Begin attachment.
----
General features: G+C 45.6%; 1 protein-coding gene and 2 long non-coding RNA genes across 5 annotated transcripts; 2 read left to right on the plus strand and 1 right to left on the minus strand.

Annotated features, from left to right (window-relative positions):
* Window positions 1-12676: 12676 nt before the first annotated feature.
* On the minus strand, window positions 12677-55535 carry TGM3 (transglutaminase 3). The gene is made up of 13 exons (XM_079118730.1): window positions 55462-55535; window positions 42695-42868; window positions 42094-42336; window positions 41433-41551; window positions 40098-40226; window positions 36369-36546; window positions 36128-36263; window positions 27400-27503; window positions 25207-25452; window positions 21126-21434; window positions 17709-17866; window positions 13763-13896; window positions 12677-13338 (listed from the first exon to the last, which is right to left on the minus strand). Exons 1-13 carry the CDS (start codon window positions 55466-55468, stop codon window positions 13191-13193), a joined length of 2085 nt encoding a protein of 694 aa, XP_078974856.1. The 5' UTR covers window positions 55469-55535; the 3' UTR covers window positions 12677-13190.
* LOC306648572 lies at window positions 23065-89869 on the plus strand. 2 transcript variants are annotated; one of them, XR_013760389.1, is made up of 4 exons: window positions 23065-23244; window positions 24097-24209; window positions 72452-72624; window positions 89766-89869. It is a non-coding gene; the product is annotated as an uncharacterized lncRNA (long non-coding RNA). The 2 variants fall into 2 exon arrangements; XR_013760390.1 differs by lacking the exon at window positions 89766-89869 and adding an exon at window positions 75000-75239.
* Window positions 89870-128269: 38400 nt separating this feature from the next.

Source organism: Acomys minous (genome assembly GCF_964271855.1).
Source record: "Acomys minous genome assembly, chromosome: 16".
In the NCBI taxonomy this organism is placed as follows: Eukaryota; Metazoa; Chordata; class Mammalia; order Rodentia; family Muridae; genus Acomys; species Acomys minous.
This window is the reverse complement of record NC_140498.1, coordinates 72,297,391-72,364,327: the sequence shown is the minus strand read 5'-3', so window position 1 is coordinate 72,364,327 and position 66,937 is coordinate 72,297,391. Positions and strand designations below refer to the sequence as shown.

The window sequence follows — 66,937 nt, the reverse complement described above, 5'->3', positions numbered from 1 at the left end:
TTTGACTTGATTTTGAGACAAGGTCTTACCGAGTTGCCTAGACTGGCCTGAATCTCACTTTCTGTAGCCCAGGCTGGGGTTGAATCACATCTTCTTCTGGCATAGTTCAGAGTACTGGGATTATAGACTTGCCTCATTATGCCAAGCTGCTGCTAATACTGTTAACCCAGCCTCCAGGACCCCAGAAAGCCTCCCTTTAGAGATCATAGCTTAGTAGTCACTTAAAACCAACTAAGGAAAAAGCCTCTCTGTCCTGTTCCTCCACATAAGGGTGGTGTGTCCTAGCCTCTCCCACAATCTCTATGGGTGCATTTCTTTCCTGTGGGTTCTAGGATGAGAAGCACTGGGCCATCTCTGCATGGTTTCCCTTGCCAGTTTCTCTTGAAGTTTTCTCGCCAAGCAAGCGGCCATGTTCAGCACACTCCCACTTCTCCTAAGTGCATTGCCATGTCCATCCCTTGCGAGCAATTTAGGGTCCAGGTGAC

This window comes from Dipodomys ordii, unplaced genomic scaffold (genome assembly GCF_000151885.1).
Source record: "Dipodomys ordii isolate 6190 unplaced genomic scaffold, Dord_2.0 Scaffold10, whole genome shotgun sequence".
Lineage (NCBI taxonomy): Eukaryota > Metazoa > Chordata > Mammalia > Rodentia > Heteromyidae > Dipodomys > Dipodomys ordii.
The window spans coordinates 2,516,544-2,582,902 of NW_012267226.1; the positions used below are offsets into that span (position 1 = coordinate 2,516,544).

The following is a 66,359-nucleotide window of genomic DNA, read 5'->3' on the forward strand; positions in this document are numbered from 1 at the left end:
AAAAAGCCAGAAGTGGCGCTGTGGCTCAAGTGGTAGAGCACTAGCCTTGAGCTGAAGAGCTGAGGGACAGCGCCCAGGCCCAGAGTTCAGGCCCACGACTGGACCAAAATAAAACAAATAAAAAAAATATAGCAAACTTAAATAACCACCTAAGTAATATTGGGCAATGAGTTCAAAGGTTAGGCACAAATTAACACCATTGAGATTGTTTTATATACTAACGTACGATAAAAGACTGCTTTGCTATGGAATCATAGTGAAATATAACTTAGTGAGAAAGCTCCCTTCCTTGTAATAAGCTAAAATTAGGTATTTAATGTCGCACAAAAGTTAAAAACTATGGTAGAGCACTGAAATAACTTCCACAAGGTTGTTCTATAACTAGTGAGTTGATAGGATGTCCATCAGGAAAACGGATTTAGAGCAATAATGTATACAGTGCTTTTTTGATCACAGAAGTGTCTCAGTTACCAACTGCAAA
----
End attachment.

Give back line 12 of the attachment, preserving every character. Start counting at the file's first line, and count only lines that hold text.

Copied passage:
TTTGACTTGATTTTGAGACAAGGTCTTACCGAGTTGCCTAGACTGGCCTGAATCTCACTTTCTGTAGCCCAGGCTGGGGTTGAATCACATCTTCTTCTGGCATAGTTCAGAGTACTGGGATTATAGACTTGCCTCATTATGCCAAGCTGCTGCTAATACTGTTAACCCAGCCTCCAGGACCCCAGAAAGCCTCCCTTTAGAGATCATAGCTTAGTAGTCACTTAAAACCAACTAAGGAAAAAGCCTCTCTGTCCTGTTCCTCCACATAAGGGTGGTGTGTCCTAGCCTCTCCCACAATCTCTATGGGTGCATTTCTTTCCTGTGGGTTCTAGGATGAGAAGCACTGGGCCATCTCTGCATGGTTTCCCTTGCCAGTTTCTCTTGAAGTTTTCTCGCCAAGCAAGCGGCCATGTTCAGCACACTCCCACTTCTCCTAAGTGCATTGCCATGTCCATCCCTTGCGAGCAATTTAGGGTCCAGGTGAC